The Whiteland Town Council this week approved a $7.2 million bond to finance part of a massive mixed-use development in the works at Graham and Whiteland roads.
Part of this deal also puts into motion long-awaited plans to build a new public safety building in the town.
Westfield-based Patch Development is building a 159-acre mixed-use development that is expected to house light industrial development, apartments, restaurant and retail spaces, and medium-size commercial flex-space buildings.
Dubbed Gateway at Whiteland, work has already started on the first phase of the development, which includes a 617,316-square-foot light industrial building at the back end of the property.
Part of the project agreement between the town of Whiteland and Patch includes a financing method with help from the town to pay for public infrastructure improvements.
The Whiteland Town Council on Tuesday unanimously approved an approximately $7.25 million bond to Patch Development, in order to pay for infrastructure improvements, such as utilities and roads, for the first phase of construction on the nearly 160-acre property.
The newly-formed three-member Whiteland Economic Development Commission unanimously approved the bond. A public hearing was held before the commission on Tuesday, however, no member of the public attended the meeting.
This bond, known as an Economic Development Revenue Bond, is a 25-year bond paid for with tax-increment finance, or TIF, funds generated directly from the Patch Development land. These bond funds are loaned to Patch Development, so the debt is in the developer’s hands, not the town’s.
The town also earlier approved carving out the 160-acre Patch Development land, formerly known as the Horseley property, into its own TIF district. That means tax revenues generated from the development itself would then go back into paying off the $7.25 million bond — versus taking the money out of the four other already existing TIFs in Whiteland.
The town is projected to collect more than enough from the TIF to cover the debt over the 25-year period, according to Adam Stone, a local government financial consultant who presented the bond information to the council in August.
The proceeds of the bond could be used to finance the costs of utility improvements including electric, water, gas and sewer main improvements, roadway improvements, including improvements to Graham Road, stormwater improvements, and “other related infrastructure improvements in connection with the economic development project,” according to town documents.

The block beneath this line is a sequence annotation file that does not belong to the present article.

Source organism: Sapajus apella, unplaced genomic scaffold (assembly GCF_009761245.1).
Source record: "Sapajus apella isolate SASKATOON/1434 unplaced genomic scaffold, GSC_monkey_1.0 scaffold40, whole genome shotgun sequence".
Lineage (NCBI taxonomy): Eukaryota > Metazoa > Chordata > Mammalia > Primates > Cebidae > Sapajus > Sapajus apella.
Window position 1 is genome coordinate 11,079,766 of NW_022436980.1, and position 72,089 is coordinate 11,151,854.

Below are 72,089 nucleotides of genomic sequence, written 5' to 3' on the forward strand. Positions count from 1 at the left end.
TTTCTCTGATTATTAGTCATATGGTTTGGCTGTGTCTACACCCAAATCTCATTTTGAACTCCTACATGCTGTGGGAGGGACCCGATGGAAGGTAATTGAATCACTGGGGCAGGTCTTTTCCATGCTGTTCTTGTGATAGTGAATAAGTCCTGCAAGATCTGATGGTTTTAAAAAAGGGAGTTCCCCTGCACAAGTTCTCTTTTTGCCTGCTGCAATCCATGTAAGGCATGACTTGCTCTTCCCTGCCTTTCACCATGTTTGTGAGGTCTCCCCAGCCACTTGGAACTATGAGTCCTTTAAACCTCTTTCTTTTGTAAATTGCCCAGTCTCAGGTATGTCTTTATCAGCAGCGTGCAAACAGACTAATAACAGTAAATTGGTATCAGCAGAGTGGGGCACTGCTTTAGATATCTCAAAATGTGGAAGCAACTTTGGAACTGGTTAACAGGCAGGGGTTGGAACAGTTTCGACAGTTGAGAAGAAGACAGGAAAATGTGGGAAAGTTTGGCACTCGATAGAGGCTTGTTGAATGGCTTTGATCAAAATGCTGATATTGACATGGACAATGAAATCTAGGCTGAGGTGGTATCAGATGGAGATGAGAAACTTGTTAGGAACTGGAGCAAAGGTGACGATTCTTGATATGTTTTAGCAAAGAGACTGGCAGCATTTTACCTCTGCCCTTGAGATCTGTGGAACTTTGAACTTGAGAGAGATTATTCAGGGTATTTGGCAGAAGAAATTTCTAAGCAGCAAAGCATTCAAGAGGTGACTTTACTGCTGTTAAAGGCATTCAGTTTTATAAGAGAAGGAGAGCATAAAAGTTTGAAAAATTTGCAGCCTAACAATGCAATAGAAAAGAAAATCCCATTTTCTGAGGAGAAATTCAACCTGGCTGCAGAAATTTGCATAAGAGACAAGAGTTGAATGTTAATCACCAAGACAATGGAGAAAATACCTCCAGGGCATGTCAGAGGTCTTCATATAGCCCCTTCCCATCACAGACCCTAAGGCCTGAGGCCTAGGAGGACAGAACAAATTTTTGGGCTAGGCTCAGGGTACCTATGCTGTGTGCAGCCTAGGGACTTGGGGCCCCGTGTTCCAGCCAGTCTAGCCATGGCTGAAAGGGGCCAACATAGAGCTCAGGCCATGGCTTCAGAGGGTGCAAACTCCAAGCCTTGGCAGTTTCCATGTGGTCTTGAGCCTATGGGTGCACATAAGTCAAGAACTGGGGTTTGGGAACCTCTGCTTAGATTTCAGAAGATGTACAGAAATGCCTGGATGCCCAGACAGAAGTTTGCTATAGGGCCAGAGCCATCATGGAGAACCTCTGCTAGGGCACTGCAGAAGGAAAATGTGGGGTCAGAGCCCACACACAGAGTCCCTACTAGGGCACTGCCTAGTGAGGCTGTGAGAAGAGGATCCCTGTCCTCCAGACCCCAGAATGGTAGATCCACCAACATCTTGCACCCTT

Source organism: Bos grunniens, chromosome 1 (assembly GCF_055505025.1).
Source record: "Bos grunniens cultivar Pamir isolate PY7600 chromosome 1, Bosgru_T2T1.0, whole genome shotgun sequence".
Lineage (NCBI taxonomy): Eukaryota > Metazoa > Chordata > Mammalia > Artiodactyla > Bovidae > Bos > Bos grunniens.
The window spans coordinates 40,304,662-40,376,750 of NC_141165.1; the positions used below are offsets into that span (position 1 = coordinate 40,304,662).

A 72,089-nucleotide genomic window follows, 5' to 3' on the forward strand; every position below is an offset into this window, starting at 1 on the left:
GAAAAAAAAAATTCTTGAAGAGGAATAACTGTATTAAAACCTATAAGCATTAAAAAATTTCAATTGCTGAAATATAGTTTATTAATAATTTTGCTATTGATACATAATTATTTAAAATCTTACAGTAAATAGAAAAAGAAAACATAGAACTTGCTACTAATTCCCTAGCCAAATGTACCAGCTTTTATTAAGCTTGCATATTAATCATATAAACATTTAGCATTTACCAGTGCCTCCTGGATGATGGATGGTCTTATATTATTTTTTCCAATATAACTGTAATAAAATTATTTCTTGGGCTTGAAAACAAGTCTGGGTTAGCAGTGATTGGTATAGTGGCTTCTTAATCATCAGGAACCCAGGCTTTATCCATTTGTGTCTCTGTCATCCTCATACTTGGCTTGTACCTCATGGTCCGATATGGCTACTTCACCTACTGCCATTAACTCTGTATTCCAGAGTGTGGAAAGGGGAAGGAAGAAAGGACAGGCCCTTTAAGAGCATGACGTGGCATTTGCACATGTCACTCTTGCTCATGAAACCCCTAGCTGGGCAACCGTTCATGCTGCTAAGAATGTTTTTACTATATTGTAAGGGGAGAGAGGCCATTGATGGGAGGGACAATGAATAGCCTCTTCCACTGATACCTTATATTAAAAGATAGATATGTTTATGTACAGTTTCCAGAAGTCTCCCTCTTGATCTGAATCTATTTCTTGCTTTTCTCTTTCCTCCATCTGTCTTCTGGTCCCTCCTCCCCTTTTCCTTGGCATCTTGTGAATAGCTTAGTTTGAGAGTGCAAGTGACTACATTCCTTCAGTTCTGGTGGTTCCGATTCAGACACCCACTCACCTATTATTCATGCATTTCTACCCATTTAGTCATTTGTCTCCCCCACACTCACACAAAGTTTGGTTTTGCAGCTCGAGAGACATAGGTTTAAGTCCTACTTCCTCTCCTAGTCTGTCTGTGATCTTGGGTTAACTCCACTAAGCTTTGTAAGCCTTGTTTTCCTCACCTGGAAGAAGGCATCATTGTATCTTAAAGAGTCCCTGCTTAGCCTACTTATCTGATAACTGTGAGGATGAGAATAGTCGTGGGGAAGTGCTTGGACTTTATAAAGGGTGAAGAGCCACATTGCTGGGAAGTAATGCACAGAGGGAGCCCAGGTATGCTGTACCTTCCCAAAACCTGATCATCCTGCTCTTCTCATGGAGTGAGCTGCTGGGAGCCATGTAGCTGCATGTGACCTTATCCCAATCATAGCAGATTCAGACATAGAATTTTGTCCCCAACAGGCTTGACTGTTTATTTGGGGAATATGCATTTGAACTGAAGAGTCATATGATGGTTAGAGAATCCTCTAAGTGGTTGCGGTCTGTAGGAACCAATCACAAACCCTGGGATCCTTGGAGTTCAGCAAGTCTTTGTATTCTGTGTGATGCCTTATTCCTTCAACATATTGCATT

Although the vote from the council was unanimous, some Whiteland officials made clear they were not 100% supportive of using an economic development bond to fund the project.
Council member David Hawkins has either abstained or voted against this financing method from the start. He, however, voted in favor of it on Tuesday because he said he recognized it was the will of the council and the town to move the bond forward, despite his personal feelings.
“Everybody knows that I’ve been for the project, but against the financing,” Hawkins said. “The financing and the project have been approved by the council, so therefore, I will try to begin to encourage the growth of the town with this in hopes that we prosper and beyond.”
Town Manager Jim Lowhorn has also spoken against this financing method and wanted to pull the project because of it earlier this year.
Though he still does not agree with the town financing these improvements with a TIF bond, he does like the project and thinks it will be good for Whiteland.
“It’s nothing that we’ve ever done before. We’ve never asked any other developer to do that,” Lowhorn said. “But since it has passed through the council, and they have approved it, it’s my job to make the best of it and to try to work with the developer.”
Another large part of why the town was willing to enter into this agreement with Patch Development for this project is because the town plans to build a new public safety building on the 160-acre Patch property.
The public safety building was a big sticking point that helped convince town officials to agree to the bond financing, said Stephen Watson, town attorney.
The public safety building is still a concept, and is likely still a few years out, Lowhorn said. The plan is to build a space large enough for both the police and fire departments — which are both in need of bigger spaces. It would also be funded primarily with TIF money.
“It’s definitely something with the expansion of Whiteland and the new growth, it is definitely something that we need,” Lowhorn said.
He sees the Gateway at Whiteland project overall as a transition piece to grow the town, and move it forward.
“For us to go from industrial to light industrial to the apartments, flex space, those sorts of things, and retail — those are things that Whiteland truly needs,” Lowhorn said.